Estate Planning May Be Harder for Couples Without Children

You might think that estate planning would be easy when couples don't have children. In fact, it can sometimes be more difficult - and also more important.

Couples with children generally agree about passing on their assets to their kids, and can rely on their kids to serve as caregivers and executors. It might not be so easy for other couples.

For instance, suppose Mike and Helen write a will leaving their assets to each other. If Mike dies first, Helen will inherit everything. When Helen dies, who will get Mike's assets? Helen could make a new will, but if she doesn't, all of Mike's assets will go to Helen's relatives. 

But what about Mike's relatives? They would be left with nothing. And the same is true for Helen's relatives if she happened to die first.

Of course, Mike and Helen could agree that the surviving spouse will sign a new will that's fair to both families. But what if the surviving spouse gets remarried, or has a falling-out with the in-laws, or dies shortly afterward, or is elderly and simply doesn't get around to it?

A better approach might be for Mike and Helen's wills to say that if one dies, his or her assets will go into a trust. The trust can benefit the surviving spouse during his or her lifetime, and then go to the other spouse's family. That solves the problem

Another issue is who will serve as power of attorney or health care proxy. If Mike and Helen name each other, and one dies, who will be listed as the alternate for the surviving spouse? If there are no children in the picture, this requires very careful consideration. 

Four Big Mistakes That Executors Frequently Make

Executors have a tough and often thankless job. They have to marshal all the estate's assets, file tax returns, and distribute property according to the Will. Sometimes, they make mistakes. Here's a look at the most common ones:

Paying bills too soon. Executors often see bills arrive in the mail and decide to pay them right away to avoid any problems. But this can actually create problems.

There is an order in which bills must be paid: Items such as taxes, funeral expenses and the costs of estate administration typically take priority over credit card statements, for instance. If an estate turns out to have a lot of debts (perhaps the person who passed away had an unexpected tax bill), and the executor has paid off low-priority debts first, there might not be enough money to pay the high-priority debts, and the executor might be personally liable for them.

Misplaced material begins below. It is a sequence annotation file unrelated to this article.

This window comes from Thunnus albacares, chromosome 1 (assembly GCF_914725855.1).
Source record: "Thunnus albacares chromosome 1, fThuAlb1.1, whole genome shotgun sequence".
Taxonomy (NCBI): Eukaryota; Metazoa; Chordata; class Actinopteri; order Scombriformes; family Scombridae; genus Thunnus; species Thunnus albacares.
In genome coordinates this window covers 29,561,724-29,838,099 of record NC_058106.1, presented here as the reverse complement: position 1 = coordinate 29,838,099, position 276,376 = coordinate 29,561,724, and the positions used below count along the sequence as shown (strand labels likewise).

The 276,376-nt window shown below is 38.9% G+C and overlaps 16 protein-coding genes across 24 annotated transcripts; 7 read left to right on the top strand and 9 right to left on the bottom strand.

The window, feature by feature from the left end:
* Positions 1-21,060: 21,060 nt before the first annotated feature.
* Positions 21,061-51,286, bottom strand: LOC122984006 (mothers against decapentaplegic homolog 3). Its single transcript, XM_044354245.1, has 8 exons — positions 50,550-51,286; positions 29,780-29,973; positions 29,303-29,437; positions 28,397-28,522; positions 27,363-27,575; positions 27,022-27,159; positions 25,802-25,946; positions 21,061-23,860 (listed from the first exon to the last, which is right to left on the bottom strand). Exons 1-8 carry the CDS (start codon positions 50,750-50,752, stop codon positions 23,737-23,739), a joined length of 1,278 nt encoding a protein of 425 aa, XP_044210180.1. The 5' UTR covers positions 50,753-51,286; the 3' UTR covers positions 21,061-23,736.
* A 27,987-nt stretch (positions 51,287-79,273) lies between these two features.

It's best not to pay low-priority debts until the estate administration has been completed, or at least until you know exactly what the estate's tax and administration liability will be. 

Paying heirs too soon. Often, beneficiaries are impatient to receive their inheritance and pressure the executor to start making distributions. An executor can get into trouble if he or she makes distributions quickly and it later turns out there aren't enough remaining assets to pay off the estate's debts.

A related issue is that an executor has an obligation to secure and properly value estate assets. If beneficiaries are using "self-help" to make off with personal property - vehicles, artworks, furniture, a piano - before the executor can have them appraised, the executor could be personally liable for this as well.

(It can be an even bigger problem if a family member takes an asset that the Will says should go to someone else.) 

Handling real estate. If real estate is going to be sold, deciding how quickly to do so can create a minefield for executors. Sometimes an executor can be caught in the middle between one heir who's living in a house and another who wants it liquidated quickly. And sometimes it's hard to sell a property unless certain repairs or improvements are made first - but it's not always clear whether the executor has the authority to use estate funds to make the improvements.

Another issue arises if a property sits empty for a long time. If a house isn't occupied, it may be hard to obtain insurance for it, and it may become subject to maintenance problems, burglary and vandalism.

Investing estate assets. If an estate will take a long time to settle, executors may be tempted to invest some of the estate assets. That might be okay if the investments are extremely safe, but an executor could be on the hook if an investment loses money and an heir inherits less as a result. 

It's important to remember that while executors have an obligation to conserve estate assets, they have no legal duty to try to grow them.

Of course, the opposite problem can come up if the estate assets are already invested in risky things. In that case, an executor must decide whether to leave them there or move them into safer investment vehicles.